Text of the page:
On dance floors

Initially I photographed a graveyard for my human presence task but realised that it was a pretty mediocre response and I had no idea how to take it further. Therefore, I started thinking up of new notions.  Firstly, I liked the idea of capturing people’s possessions, which is when I found Anthony Hernandez. Then the idea of capturing the gritty aftermath of wild partying in nightclubs, bars and houses. The latter I think will be the most interesting.

The only problem is, is that I haven’t been out this whole holiday-Boo! But now I guess I have an excuse. To get my creative juices flowing I wanted to see if any other photographers had approached a similar theme. This is when I found photography students André Giesemann and Daniel Schulz from Hamberg.

By André Giesemann and Daniel Schulz

By André Giesemann and Daniel Schulz

By André Giesemann and Daniel Schulz

Since 2009, Giesemann and Schulz have been documenting various German nightclubs just before close. Devoid of sweaty drunken masses the images evoke an eerily quiet reverberation of a reckless party. Broken beer bottles, cigarette butts, papers, spilt liquids and strewn rubbish are in abundance. “We are interested in the marks and emptiness in these kinds of rooms,” Giesemann claims, though the clubs aren’t always as empty as he’d like: “Sometimes it’s funny when wasted people try to be a part of our pictures.”In a way these images symbolize how club goers feel the morning after, once tidy and enthusiastic, now rough and messy.  The images show the effects of club goers on their immediate environment, which I find very alluring. I plan to photograph quite a lot of different clubs to show a breadth similar to André Giesemann and Daniel Schulz because their images are all very different, which makes the collection more appealing.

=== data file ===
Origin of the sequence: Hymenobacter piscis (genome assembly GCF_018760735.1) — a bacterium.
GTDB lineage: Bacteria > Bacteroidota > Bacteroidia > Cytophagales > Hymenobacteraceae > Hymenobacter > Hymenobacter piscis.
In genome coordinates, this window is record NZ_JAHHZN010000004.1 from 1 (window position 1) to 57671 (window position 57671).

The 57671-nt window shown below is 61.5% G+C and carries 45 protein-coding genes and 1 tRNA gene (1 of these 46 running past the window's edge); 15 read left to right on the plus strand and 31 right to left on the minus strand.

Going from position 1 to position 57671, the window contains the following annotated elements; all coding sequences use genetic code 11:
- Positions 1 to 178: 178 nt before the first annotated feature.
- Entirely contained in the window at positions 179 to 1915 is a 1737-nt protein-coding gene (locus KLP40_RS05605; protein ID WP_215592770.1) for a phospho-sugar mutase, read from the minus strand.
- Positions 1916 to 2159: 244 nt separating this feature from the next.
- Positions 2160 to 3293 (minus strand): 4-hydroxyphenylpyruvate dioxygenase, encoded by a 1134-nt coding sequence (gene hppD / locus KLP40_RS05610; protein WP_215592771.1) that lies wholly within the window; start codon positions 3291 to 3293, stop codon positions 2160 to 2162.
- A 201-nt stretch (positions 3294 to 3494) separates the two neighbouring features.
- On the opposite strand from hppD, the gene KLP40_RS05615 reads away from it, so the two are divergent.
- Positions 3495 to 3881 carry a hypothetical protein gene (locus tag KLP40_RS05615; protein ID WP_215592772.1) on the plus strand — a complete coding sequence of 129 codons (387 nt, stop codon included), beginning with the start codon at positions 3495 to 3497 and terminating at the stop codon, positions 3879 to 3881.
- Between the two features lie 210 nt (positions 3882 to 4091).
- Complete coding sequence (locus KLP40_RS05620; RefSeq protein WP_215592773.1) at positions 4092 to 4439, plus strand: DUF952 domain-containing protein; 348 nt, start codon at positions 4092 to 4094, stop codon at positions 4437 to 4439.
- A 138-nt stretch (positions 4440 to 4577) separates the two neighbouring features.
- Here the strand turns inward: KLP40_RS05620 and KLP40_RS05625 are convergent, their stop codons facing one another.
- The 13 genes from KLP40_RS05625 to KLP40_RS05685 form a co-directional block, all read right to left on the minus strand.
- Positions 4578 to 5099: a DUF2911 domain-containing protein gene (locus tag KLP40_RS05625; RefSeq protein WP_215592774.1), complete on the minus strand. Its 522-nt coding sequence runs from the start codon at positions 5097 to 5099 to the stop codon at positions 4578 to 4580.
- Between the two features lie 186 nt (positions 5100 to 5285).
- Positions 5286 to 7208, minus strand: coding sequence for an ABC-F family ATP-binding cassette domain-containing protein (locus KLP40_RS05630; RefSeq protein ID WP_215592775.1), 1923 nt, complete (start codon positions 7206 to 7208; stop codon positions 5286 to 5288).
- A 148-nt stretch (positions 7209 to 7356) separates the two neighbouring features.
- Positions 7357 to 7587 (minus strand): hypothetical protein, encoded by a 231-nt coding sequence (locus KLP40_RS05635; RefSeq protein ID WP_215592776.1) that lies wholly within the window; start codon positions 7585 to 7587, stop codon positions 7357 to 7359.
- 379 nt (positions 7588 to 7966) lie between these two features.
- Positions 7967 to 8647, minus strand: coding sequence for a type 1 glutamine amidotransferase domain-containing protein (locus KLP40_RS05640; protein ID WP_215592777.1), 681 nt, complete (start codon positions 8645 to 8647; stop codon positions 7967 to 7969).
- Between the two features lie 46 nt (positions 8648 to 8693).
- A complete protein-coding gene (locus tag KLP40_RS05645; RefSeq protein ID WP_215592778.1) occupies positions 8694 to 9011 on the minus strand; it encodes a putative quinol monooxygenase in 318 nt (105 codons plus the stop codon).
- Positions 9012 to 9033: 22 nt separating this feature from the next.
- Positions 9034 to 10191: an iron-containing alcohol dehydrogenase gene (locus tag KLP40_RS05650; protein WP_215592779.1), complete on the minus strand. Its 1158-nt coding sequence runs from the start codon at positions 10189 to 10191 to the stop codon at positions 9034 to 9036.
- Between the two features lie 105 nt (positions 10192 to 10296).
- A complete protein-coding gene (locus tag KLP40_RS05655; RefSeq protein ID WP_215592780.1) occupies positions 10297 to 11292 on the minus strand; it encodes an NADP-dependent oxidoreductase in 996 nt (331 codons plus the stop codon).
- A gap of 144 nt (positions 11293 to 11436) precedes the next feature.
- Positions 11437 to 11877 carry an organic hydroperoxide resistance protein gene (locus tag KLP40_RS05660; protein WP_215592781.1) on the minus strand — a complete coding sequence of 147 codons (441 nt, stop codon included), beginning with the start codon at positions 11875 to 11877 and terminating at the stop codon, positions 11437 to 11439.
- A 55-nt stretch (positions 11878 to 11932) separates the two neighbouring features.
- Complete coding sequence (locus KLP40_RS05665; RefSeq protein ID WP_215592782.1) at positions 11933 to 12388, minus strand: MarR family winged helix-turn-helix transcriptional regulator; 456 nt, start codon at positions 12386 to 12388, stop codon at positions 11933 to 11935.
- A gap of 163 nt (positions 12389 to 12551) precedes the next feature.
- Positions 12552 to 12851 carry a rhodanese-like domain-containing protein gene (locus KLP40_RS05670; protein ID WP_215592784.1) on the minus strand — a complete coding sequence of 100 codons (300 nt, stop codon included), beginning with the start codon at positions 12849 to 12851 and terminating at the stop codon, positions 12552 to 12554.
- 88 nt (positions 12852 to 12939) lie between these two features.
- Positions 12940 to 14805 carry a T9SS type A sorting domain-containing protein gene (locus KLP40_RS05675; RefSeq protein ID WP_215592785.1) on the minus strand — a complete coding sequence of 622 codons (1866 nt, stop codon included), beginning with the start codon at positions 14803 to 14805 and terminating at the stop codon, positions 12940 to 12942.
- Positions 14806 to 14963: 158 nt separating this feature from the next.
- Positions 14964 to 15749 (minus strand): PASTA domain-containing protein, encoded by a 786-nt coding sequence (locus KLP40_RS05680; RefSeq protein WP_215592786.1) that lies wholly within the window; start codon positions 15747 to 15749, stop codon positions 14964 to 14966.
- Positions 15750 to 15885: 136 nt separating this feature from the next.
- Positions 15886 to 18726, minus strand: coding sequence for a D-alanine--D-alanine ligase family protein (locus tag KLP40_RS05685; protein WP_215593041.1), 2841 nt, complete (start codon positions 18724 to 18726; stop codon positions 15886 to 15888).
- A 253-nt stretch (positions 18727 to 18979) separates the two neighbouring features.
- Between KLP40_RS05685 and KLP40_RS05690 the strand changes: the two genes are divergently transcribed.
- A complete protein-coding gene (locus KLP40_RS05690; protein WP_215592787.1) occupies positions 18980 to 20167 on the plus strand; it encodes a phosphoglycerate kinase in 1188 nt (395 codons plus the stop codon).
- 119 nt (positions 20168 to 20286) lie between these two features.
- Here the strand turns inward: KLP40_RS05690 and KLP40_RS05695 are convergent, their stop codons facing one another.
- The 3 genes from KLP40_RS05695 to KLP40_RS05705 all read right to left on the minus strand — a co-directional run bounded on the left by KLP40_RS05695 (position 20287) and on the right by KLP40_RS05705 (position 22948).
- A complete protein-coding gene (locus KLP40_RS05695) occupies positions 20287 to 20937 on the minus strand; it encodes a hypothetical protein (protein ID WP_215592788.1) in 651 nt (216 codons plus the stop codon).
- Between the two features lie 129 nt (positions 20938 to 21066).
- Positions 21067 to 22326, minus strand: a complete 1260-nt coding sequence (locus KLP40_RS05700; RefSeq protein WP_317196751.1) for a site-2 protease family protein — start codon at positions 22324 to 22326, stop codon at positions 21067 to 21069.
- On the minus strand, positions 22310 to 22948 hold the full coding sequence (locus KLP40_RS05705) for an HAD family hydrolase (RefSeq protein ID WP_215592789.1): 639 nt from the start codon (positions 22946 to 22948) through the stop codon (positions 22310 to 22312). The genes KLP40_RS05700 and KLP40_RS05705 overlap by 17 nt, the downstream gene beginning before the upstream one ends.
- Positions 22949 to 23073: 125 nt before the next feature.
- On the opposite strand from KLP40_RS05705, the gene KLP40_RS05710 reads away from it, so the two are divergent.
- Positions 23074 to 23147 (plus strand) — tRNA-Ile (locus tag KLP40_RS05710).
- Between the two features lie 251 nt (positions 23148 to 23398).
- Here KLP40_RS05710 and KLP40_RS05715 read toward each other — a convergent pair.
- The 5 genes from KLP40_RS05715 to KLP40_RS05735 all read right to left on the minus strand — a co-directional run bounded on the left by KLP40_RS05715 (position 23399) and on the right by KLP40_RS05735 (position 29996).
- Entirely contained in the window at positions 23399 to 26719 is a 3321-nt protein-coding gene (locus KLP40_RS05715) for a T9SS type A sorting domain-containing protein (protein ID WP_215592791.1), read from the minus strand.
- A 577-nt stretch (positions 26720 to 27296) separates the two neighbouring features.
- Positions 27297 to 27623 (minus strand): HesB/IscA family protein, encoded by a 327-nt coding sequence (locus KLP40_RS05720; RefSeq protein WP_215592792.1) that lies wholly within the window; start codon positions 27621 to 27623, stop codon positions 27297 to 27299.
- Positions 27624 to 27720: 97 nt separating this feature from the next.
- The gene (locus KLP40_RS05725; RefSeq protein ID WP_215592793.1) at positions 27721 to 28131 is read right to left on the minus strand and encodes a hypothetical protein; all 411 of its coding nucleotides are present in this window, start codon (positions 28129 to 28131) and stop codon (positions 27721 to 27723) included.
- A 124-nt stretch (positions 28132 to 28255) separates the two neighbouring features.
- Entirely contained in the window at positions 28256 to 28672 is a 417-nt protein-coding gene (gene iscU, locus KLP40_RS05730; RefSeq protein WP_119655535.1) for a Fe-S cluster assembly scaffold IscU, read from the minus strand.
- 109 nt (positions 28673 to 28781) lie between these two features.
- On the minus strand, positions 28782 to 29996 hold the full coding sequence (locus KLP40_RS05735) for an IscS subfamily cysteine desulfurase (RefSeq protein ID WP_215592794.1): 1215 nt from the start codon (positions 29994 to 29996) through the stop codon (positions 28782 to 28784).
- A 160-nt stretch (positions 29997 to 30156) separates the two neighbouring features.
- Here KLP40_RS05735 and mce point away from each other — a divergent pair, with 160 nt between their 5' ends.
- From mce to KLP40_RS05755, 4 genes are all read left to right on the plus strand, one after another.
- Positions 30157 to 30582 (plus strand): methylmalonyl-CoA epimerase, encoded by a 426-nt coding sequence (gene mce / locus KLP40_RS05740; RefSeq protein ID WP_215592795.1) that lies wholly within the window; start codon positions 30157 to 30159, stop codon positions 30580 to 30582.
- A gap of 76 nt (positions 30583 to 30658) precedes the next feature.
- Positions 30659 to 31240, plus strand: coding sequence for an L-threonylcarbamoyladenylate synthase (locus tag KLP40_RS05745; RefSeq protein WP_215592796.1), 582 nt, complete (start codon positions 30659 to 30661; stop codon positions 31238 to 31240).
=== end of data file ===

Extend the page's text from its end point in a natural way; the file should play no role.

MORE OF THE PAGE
Skins, Series 2

When looking at these images, I started thinking about British teen show Skins. There are numerous episodes at which the drunken, stoned and pretty careless teenagers engage in wild house parties and busy nightclubs. Images of sex, drugs, dancing, smiling, laughing, crying, screaming, fighting explode, capturing a mix of how these young party goers feel and how it effects their surroundings.  Then images of vomit, tiredness, trashed houses and rooms. The aftermath. When creating my own images of nightclubs and parties I’d like to capture both the party and the aftermath.

One comment

  1. There is no limit to how many photographs you capture in response to task 2. Like I said back in the photo area, perhaps you could focus on not the gravestones but perhaps some other things that fill and enrich the graveyard environment, such as fallen leaves or interesting blades of grass. You could explore a human-still life relationship, maybe. I picture blades of grass half-wilted over a gravestone where the person buried is left to rest and also where the family members pass on their aura of loss in response. You do not have to focus on lots of things but maybe even one thing. Maybe you could focus on pebbles or rocks to examine links with the reputation of the graveyard as a whole.

    Maybe looking at artist John Blakemore might help. He photographed Tulips for many years in still life.

    Still life is not about taking things home and photographing them. A still life subject in some circumstances may allow you to freely arrange its place in a photographic composition but these can also be beyond your control. Sometimes it’s appropriate to keep subjects in the context where they remain to emphasise both artist direction and key message.

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